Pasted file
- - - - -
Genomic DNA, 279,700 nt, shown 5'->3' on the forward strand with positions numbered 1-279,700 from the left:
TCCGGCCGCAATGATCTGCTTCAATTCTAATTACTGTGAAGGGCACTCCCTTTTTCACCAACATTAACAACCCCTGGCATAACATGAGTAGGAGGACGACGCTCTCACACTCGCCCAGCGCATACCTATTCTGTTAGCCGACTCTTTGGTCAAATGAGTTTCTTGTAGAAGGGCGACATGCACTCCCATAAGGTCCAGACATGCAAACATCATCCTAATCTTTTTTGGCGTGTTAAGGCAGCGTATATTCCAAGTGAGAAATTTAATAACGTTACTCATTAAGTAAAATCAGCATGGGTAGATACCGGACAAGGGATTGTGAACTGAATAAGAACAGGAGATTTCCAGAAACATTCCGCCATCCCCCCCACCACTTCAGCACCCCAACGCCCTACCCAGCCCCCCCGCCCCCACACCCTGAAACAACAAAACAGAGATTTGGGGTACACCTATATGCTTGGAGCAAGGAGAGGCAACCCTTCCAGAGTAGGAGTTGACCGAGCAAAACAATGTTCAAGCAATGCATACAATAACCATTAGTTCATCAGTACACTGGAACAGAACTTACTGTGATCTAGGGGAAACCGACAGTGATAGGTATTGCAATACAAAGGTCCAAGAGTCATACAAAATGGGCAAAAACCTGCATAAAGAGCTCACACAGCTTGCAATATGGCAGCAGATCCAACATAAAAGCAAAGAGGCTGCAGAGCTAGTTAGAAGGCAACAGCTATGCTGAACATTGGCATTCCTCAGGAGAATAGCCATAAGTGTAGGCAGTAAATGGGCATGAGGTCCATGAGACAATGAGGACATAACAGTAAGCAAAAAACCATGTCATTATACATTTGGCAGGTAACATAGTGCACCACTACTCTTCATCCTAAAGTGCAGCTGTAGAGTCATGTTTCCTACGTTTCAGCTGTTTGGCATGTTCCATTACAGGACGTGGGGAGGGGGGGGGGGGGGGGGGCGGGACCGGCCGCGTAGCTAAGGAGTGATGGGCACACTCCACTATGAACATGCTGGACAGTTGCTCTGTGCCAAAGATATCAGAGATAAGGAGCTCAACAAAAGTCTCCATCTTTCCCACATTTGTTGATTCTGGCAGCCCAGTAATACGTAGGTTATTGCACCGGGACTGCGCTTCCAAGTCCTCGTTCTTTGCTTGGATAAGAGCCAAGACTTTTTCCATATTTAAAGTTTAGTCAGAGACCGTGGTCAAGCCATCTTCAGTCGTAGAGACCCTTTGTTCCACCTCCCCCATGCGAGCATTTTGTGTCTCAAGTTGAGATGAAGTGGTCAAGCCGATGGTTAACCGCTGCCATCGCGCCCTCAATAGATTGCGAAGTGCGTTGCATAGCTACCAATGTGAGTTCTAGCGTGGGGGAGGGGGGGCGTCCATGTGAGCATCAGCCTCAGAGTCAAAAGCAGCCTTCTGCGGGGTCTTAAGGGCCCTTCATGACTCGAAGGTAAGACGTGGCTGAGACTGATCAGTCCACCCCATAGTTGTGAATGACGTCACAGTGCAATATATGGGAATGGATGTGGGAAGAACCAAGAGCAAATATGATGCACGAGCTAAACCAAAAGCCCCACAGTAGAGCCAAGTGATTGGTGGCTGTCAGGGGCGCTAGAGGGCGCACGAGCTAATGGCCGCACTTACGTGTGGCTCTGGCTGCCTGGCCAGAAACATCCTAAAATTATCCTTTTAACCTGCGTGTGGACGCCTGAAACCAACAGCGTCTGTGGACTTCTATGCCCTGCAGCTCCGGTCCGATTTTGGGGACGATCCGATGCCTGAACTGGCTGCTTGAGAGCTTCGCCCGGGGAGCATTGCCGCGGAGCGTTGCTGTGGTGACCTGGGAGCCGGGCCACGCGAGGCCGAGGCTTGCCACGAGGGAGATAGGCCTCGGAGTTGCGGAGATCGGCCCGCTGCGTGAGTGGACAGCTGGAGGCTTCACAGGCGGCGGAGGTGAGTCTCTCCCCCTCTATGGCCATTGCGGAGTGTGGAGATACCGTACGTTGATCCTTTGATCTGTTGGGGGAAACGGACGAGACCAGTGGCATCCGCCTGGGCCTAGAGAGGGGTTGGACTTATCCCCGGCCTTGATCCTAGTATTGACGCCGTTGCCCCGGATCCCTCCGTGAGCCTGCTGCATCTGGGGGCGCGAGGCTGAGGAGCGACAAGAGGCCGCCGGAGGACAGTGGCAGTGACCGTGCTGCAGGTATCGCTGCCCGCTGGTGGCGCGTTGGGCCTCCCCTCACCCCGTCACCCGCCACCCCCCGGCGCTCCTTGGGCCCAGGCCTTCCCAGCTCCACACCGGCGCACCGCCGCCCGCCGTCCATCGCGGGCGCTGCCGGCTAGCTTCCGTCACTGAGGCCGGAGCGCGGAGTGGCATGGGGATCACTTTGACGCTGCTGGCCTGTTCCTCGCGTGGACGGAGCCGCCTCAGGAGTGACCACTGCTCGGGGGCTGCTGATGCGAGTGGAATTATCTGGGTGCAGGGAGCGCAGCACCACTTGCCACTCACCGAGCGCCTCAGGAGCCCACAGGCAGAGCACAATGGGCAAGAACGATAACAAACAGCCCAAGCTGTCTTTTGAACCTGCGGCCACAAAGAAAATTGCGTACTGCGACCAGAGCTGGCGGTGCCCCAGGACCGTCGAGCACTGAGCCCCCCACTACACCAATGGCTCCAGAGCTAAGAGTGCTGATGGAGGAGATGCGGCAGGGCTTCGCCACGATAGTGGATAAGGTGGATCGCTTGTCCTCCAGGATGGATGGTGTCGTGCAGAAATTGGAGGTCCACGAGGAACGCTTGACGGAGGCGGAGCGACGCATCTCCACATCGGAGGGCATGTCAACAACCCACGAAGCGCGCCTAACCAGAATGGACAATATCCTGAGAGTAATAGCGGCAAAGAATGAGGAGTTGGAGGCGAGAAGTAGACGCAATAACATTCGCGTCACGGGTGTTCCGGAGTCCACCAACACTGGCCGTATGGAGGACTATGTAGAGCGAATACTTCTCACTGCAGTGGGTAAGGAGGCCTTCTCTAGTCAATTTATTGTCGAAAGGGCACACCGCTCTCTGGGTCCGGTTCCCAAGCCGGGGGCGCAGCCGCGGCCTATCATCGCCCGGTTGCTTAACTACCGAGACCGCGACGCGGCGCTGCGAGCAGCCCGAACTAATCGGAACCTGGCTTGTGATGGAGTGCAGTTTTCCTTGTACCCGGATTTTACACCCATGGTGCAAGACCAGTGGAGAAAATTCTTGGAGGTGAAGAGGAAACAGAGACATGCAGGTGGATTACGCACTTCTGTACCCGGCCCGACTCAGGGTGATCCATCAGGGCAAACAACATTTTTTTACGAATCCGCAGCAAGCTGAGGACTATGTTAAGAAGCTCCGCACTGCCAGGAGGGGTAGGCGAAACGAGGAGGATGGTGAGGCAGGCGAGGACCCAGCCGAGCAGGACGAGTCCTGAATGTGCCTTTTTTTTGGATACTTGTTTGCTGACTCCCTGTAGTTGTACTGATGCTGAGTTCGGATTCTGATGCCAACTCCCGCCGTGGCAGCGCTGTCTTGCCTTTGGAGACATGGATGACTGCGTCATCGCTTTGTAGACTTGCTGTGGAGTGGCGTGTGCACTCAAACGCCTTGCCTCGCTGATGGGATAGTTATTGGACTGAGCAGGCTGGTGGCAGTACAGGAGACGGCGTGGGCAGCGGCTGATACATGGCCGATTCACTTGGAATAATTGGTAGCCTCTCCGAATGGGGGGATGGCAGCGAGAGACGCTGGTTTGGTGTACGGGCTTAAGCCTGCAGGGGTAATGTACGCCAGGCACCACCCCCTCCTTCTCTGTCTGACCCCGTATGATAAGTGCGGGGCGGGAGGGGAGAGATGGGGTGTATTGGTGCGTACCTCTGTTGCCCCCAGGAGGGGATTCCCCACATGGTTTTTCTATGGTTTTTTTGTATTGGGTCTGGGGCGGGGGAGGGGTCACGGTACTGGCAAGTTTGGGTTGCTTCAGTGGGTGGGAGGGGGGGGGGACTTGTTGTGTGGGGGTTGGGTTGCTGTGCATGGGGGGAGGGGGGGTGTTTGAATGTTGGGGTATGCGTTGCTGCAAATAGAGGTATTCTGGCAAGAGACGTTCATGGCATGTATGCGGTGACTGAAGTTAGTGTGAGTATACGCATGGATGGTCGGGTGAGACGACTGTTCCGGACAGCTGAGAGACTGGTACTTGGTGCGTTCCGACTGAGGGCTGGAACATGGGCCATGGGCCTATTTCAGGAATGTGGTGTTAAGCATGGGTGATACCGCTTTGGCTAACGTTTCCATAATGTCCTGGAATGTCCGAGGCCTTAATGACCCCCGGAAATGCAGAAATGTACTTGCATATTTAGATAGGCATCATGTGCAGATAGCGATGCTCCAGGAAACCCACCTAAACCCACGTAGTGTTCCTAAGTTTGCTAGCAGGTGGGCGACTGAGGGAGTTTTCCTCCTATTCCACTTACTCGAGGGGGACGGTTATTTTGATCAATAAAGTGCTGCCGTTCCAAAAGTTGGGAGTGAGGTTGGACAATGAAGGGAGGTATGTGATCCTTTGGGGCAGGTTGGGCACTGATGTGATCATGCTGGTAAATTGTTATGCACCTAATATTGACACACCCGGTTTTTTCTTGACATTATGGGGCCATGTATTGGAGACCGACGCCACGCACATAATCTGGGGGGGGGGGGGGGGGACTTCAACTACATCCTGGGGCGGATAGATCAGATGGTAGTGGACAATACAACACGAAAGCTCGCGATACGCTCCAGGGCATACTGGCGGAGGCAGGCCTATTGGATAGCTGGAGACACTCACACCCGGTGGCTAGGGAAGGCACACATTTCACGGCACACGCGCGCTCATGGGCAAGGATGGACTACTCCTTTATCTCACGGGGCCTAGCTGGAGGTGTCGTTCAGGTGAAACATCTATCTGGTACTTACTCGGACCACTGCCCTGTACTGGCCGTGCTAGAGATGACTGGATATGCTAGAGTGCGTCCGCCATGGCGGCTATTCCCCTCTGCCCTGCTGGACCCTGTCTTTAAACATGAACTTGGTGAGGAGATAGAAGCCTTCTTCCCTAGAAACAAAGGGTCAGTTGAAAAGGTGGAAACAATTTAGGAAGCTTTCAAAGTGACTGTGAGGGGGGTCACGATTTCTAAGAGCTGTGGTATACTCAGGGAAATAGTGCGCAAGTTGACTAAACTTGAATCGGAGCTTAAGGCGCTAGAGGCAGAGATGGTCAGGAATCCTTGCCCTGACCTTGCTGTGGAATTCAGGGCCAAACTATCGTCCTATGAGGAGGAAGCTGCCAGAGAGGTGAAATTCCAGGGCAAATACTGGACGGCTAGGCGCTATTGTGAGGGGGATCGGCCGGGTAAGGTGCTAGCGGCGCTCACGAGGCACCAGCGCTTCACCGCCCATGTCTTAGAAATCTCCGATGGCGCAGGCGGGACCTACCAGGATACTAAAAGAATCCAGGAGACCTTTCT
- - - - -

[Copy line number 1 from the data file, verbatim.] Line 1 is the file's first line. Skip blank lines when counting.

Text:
Genomic DNA, 279,700 nt, shown 5'->3' on the forward strand with positions numbered 1-279,700 from the left: